Adobe Systems is offering assurances that it's adapting Flash Player to make it easier for people to protect their identities online.
Since time immemorial, browsers have been able to store small text files called cookies that Web sites have been able to use to track people's identity online--for example when Amazon wants to present product suggestions.
That's always raised hackles among those who'd rather not register their identities with any number of servers on the Internet, so for years people have been able to manage cookies, including rejecting them in the first place or deleting them at will.
The cookie, though, was only the beginning of a much larger trend toward storing data on a browser's computer. Nowadays, we have or soon will get standards for Application Cache, Local Storage, --and Adobe Systems' Flash Player.
Individually, these technologies are useful for various Web chores including identity tracking. Collectively, they make it possible for Web site operators to track identity in a more sophisticated fashion: unless people delete all forms of locally stored data, a Web server could reconstitute a regular cookie with, say, data stored using Flash or the other mechanisms. This idea is known as the "supercookie" for its relative tenaciousness and sometimes a "Flash cookie" for the involvement of Flash.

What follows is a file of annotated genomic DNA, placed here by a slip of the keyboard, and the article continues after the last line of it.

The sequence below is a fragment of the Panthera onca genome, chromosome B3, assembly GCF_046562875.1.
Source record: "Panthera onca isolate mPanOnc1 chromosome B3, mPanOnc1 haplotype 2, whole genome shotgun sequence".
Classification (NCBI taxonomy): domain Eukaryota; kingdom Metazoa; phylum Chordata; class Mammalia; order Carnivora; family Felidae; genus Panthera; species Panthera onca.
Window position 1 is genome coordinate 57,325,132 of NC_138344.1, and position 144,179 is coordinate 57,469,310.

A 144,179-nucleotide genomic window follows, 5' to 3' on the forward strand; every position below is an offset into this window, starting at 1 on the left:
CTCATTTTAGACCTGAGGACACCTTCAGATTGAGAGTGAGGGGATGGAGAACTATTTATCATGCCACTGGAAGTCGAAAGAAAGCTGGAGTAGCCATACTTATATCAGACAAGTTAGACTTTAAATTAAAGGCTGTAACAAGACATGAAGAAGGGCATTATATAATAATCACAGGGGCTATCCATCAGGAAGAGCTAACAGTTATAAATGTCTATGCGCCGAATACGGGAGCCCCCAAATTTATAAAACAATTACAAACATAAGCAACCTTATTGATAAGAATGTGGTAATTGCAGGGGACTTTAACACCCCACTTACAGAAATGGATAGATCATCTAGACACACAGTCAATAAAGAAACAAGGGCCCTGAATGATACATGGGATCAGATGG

Browser makers are expanding their data-wiping abilities beyond just regular cookies, and at least in some browsers, some new storage technologies ask users' permission before storing data. Now Adobe's Emmy Huang published a blog pointing to progress in getting browsers to be able to control information stored by Flash through a new aspect of the browser plug-in application programming interface (API).
"Representatives from several key companies, including Adobe, Mozilla and Google have been working together to define a new browser API (NPAPI ClearSiteData) for clearing local data, which was approved for implementation on January 5, 2011," Huang said. "Any browser that implements the API will be able to clear local storage for any plug-in that also implements the API," Huang said.
Huang also pointed to support added to Flash Player 10.1 for private-browsing features of Internet Explorer, Safari, Firefox, and Chrome. With that support, Flash Player deletes locally stored information when a private-browsing session ends.
More changes are coming, she added:
We know the Flash Player Settings Manager could be easier to use, and we're working on a redesign coming in a future release of Flash Player, which will bring together feedback from our users and external privacy advocates. Focused on usability, this redesign will make it simpler for users to understand and manage their Flash Player settings and privacy preferences. In addition, we'll enable you to access the Flash Player Settings Manager directly from your computer's Control Panels or System Preferences on Windows, Mac and Linux, so that they're even easier to locate and use. We expect users will see these enhancements in the first half of the year and we look forward to getting feedback as we continue to improve the Flash Player Settings Manager.